Three days straight of full-on gig carnage. I’m getting too old for this…
Luckily any thoughts of fatigue are banished on a night dominated by two quite remarkable frontmen.
The Aliens‘ Gorden Anderson and Holy Ghost Revival‘s Conor St. Kiley share very little in common; the former a short psychedelic Fife wizard in mirrored shades and high-tops, the latter a camp Seattle beanpole in ripped threads and white winklepickers, but what they do share is that money-can’t-buy magnetism so potent that their respective bands could be pissing in a bucket and you’d still turn up to watch.
Tangent: How superb is it that not only does The ‘Pool have young guns Samizdat delivering the goods, but we also have the Godfather of Live Music: Revo, aka Mr Evol, also supplying tasty talent. Tonight’s no different, as Evol presents these two offerings on either side of the city.
Kicking off in the Academy 2, the rumbling gurgle of motorik hum ushers in Fife’s finest as they launch into Bobby’s Song a track imbued with everything The Aliens are about; eclecticism doesn’t cover it.
Four-piece harmonies, harmonica drones, Kraut beats, boozey-blues licks, hip-hop clicks, sea-shanty breakdowns, melancholic lilts, gypo hoedown and Syd-style English psyche. Oh, and of course, don’t forget the scat-rap through a mega phone.
It’s a complete mess. A beautiful, anarchic, whopping 12-minute magnificent mess. See, this was perhaps the reason their former guise, The Beta Band, never went full-blown; for every perfect pop song there was a montage of dogs burping along to thick thuds and backward acoustic guitars.
And The Aliens employ a similar haphazard brilliance, expertly showcased on recent album Luna. You’ve the Beach Boys bliss of Theramin and Sunlamp Show, the otherworldly astrorock of Blue Mantle, which with it’s delicate pops and atmospheric charm recalls a Ziggy-era Bowie and then there’s the stone-cold classic pop of Robot Man and Magic Man.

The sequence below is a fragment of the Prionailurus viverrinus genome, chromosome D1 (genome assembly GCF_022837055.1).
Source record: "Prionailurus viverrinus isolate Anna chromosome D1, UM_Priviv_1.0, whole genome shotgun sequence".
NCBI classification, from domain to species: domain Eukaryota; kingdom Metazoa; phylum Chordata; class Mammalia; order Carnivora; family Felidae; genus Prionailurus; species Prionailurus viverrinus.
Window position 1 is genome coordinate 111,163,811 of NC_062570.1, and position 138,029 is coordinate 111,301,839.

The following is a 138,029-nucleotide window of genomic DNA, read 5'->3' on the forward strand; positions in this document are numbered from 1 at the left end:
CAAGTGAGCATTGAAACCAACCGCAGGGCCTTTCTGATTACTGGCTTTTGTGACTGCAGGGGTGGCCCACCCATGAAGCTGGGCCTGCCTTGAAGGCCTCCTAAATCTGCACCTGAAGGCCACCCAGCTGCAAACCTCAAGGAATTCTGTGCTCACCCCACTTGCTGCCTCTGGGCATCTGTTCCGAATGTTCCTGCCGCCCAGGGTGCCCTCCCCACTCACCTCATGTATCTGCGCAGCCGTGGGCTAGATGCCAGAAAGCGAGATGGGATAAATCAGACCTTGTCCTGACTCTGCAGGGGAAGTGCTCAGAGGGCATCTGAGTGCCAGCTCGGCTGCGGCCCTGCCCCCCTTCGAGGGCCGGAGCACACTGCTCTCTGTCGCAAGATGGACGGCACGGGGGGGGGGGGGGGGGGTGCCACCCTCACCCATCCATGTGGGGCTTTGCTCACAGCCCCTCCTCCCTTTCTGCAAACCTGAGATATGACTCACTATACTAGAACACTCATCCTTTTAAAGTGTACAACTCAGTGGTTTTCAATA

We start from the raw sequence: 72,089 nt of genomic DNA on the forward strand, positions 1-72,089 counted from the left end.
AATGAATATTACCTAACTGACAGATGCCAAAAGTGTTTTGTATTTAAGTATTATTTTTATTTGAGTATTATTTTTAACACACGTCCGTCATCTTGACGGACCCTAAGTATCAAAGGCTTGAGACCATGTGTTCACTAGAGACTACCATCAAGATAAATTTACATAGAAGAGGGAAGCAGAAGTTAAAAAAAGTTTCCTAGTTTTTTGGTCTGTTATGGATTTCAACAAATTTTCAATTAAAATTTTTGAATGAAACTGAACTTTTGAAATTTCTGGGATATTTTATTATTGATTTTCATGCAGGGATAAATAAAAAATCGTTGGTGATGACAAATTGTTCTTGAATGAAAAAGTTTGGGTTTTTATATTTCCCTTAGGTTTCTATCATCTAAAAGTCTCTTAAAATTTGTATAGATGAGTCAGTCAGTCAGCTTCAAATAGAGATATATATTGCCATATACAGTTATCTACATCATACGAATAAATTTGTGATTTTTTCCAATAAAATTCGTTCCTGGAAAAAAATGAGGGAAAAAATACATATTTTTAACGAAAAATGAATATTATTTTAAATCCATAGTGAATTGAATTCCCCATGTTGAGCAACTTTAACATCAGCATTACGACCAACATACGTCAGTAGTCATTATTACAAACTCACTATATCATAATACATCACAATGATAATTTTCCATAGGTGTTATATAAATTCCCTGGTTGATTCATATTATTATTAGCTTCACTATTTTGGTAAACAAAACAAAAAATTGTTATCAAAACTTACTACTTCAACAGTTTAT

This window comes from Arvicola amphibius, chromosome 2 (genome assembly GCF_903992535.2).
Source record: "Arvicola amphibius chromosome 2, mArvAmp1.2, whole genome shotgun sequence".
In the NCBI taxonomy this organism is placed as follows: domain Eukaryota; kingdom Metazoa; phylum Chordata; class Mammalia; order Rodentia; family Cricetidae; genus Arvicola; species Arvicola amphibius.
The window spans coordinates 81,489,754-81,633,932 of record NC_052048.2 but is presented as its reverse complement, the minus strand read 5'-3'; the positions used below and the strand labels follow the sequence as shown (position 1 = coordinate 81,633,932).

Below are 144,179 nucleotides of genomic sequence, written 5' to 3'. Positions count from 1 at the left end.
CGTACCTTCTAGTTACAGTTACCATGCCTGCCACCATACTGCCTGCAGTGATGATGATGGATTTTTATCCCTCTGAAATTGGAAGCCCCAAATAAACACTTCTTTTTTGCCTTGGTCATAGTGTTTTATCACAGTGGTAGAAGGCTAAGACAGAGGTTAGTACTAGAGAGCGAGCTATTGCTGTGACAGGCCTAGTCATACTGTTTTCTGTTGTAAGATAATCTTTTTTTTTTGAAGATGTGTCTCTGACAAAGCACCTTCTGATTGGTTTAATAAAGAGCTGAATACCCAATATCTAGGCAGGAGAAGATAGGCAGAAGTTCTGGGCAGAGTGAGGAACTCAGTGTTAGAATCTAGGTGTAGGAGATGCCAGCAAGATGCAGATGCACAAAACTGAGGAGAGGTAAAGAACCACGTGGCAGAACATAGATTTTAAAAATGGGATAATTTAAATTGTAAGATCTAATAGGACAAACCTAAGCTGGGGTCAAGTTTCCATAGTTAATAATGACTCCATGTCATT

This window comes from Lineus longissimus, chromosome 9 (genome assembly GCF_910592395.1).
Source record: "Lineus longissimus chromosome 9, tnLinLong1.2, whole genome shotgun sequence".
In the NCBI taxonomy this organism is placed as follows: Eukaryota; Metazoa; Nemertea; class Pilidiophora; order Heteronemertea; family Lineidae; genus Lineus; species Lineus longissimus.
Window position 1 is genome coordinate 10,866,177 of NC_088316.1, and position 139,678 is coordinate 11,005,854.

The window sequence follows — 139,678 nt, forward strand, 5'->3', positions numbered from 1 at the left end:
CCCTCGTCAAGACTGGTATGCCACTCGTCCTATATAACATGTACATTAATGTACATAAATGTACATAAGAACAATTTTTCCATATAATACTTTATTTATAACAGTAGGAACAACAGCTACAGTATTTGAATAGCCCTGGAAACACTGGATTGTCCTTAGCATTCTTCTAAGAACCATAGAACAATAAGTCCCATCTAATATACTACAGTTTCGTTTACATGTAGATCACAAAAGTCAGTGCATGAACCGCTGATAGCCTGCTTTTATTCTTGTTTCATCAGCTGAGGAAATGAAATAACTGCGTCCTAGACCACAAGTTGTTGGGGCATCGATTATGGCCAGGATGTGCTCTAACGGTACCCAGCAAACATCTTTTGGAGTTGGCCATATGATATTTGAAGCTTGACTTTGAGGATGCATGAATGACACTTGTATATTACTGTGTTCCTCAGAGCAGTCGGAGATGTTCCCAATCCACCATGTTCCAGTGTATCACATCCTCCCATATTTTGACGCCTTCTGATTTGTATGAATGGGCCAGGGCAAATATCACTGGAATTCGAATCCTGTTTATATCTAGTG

What makes this sonic mash-up all the merrier is Gorden Anderson‘s childlike fervour. Whether he’s hugging and hand-shaking onlookers, engaging in mini joke interludes, wanging out on his Gibson lost in his own world, or donning ridiculous headwear with flashing lights and what look like luminous green nappies strapped to his ears.
All of which could descend into pantomime were it not for the fantastic musicianship on show. A belting Billy Jack sends the crowd into hysterics as Robin Jones rolls over his kit like John Bonham and the tune matches the Zeppelin thunder as Anderson throws Pete Townsend star-jumps. Superb.
Holy Ghost Revival, are a completely different kettle of fish. So to is Korova‘s basement. There’s four people here. Eight if you include the band. This however, proves no worry for Mr St. Kiley, who within seconds of the opening blast is hoisted upside down by three of the crowd, who despite his slight frame, is sent tumbling to the concrete smashing bottles everywhere.
Bloodied-shoulder, he jumps straight back up walks round the entire bar, wrapping his mic lead around the growing onlookers (who’s expressions range from concern, shock and awe) and proceeds to ruffle the hair of a delighted young lady.
Unlike The Aliens, Holy Ghost Revival, are all about performance. The music – a camp mixture of Guns & Roses, Sparks (lashings of sharp plinky piano), Queen and even Meat Loaf – is for all its influences rooted in MoR rock.
But, while the tunes maybe decidedly daft, their snake-hipped frontman makes for a must-see spectacle. In between a frenetic The Gospel According To Judas he’s hoisted up for the umpteenth time, before someone drenches him in ale.
‘I’ve been waiting all night for that,’ he retorts. ‘What took you so long?‘
As they wrap things up, the entire band is in among the now 50-strong audience and St Kiley is rolling in the broken glass, revelling in the chaos. Just the way we like it.
*Aliens pics: Sakura www.rockphotographer.net